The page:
The theoretical password space refers to the total set of all possible password combinations which can be produced by a password scheme and hence the inherent strength of the scheme. The total is reported in binary as the number of bits. The password space of the standard Android grid lock is 18 bits [24], which is approximately equal to a 5-digit PIN code. Based on a simulated study, average lengths of pattern lock codes were found to be between 6.19 and 6.64 nodes, for “easy-to-remember” and “hard-to-guess” patterns, respectively [10].

Several authors have made detailed studies of the variation of patterns used by users [10, 27, 28], concluding that the variety of patterns is relatively limited. Here, for example, studies have reported that many users started their patterns from the top left node, Andriotis et al. [10] reporting 52% and, in a paper based study, Uellenbeck et al. [28] 44%. This limited range of used codes makes this lock mechanism susceptible to dictionary based guessing attacks. Following up this work, Aviv and Fichter [27] identify particular password pattern elements that users perceived as contributing to create a high security password.

There is a large body of related work motivated by the susceptibility of the standard pattern lock mechanism to smudge attacks, for example, [10, 19, 24, 26, 27]. Various approaches to overcome this problem have been explored, an overview of which is presented later in this section.

2.3. Design Space for Pattern Lock Mechanisms

We discuss selected extensions and variations of the pattern lock mechanism, each addressing specific limitations thereof with the overall intention to increase the security of the pattern.

2.3.1. Strength Meters

Based on their analysis of perceived and actual pattern strength, Andriotis et al. [22] and Sun et al. [29] investigated the display of a strength meter, known from text-based passwords, and its effect on the passwords selected by users. Here, the users increased the complexity of their patterns when the strength meter was present, hence leading to an increased level of security.

2.3.2. Alternative Node Patterns

A rather straightforward approach is simply to increase the number of nodes used in the scheme; for example, Chiang and Chiasson [20] used a grid as part of the solution they evaluated. However, this increased density may lead to a reduction in the one-handed usability of the unlocking mechanism.

In their tiny lock concept Kwon and Na [19] present a minimally sized grid input area and a larger copy of the grid that provides visual feedback. When combined with a final circular unlocking stroke that creates a masking smudge, Kwon and Na report that an attacker was unable to deduce any passwords from the smudge patterns on the screen. However, we assume that the increased visual feedback makes the system more susceptible to shoulder surfing attacks.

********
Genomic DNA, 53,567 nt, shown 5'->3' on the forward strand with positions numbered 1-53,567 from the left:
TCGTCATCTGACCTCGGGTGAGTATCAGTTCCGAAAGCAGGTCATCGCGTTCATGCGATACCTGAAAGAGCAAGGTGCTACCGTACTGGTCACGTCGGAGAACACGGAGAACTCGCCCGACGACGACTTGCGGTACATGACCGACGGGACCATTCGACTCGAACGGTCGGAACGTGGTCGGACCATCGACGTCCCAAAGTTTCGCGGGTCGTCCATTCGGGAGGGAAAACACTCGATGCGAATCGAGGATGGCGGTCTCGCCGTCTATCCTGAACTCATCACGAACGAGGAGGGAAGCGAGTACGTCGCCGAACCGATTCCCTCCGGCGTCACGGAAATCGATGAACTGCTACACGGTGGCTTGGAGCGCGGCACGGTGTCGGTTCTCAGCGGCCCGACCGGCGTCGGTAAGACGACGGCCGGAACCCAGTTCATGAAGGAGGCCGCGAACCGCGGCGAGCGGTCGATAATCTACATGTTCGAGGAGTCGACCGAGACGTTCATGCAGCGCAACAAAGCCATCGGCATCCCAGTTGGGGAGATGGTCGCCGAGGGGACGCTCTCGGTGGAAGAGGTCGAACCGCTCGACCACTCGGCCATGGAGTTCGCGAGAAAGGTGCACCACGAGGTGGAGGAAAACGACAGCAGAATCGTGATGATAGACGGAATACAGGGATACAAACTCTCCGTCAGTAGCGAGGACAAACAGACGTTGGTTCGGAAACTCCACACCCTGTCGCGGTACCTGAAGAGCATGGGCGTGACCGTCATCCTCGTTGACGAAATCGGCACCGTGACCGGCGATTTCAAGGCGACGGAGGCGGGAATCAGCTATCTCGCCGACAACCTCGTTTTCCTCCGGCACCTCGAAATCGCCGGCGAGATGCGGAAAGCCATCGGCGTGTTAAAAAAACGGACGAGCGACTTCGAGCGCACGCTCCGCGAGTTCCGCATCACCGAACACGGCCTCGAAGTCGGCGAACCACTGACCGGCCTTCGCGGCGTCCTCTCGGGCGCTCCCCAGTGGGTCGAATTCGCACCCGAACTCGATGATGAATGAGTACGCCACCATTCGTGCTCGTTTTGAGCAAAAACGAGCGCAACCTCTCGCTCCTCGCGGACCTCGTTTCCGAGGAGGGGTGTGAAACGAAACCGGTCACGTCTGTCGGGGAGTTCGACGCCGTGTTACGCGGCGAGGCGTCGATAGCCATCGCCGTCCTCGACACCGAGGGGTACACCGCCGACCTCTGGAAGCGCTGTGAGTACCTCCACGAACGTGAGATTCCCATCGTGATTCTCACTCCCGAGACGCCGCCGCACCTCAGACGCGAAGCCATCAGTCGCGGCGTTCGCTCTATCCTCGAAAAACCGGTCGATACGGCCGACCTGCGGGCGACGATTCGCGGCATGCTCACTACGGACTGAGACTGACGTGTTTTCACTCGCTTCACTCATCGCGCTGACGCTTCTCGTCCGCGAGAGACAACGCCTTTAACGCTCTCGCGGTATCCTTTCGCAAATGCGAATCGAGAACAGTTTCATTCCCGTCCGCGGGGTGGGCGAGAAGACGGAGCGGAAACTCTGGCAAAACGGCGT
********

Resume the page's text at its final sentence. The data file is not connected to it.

With the aim of providing a wider range of user-defined password patterns, in their paper based study Uellenbeck et al. [28] evaluated a wide variety of alternative node grid layouts, for example, a square layout with the top left node missing, as well as circular patterns. Shin et al. [30] also briefly introduced a circular pattern arrangement of 6 nodes. In this scheme, each node may be used up to 7 times, changing color at each reuse. Although this has some similarities with our concept regarding reselection, few details of the implementation are given and no user evaluation is presented.

2.3.3. Moving Patterns

Concepts where the position of the pattern grid is translated to a different position, scale, and rotation on the screen for each unlock attempt have been explored by Schneegass et al. [25] and von Zezschwitz et al. [26]. However, they reported that users experienced difficulty in locating the grid, due to its varying location.

2.3.4. Rhythm-Based Approaches

To address the smudge and shoulder surfing attack problems Kim et al. [31] and Lee et al. [32] propose mechanisms based only on the amount of time the finger is in contact with the touchscreen. For example, code entry may consist of a rhythmic sequence of touch events lasting 3 sec, 2 sec, 3 sec, and 1 sec, followed by pressing an enter button to enter the code. Here, the taps may be made at any position on the device screen, for example, at a single position. Whilst this solution clearly solves the smudge issue and may offer advantages in terms of semiblind use, its practical usability has not been established as currently no user evaluation has been presented. Somewhat similar solutions have been proposed using the accelerometer contained in the device to recognize a sequence of rhythmic taps on the device body [1]. The rhythm-based enhancement that we put forward offers similar security and usability whilst being resilient against shoulder surfing attacks.

2.3.5. Other Approaches

Chiang and Chiasson [20] present a multilayered drawing lock mechanism. Here warp cells at the corners of the grid enable more complex patterns by using multiple layers. For example, when a warp cell is touched as part of pattern entry, a second empty grid layer is displayed obscuring the original grid layer, on which the pattern entry can continue. When evaluated in a comparative user study, Chiang and Chiasson [20] conclude that their mechanism outperforms the “Draw a Secret” lock mechanism. However, as earlier noted, the density of the grid pattern and unlock times of 15 to 18 seconds make its usage in realistic one-handed contexts questionable.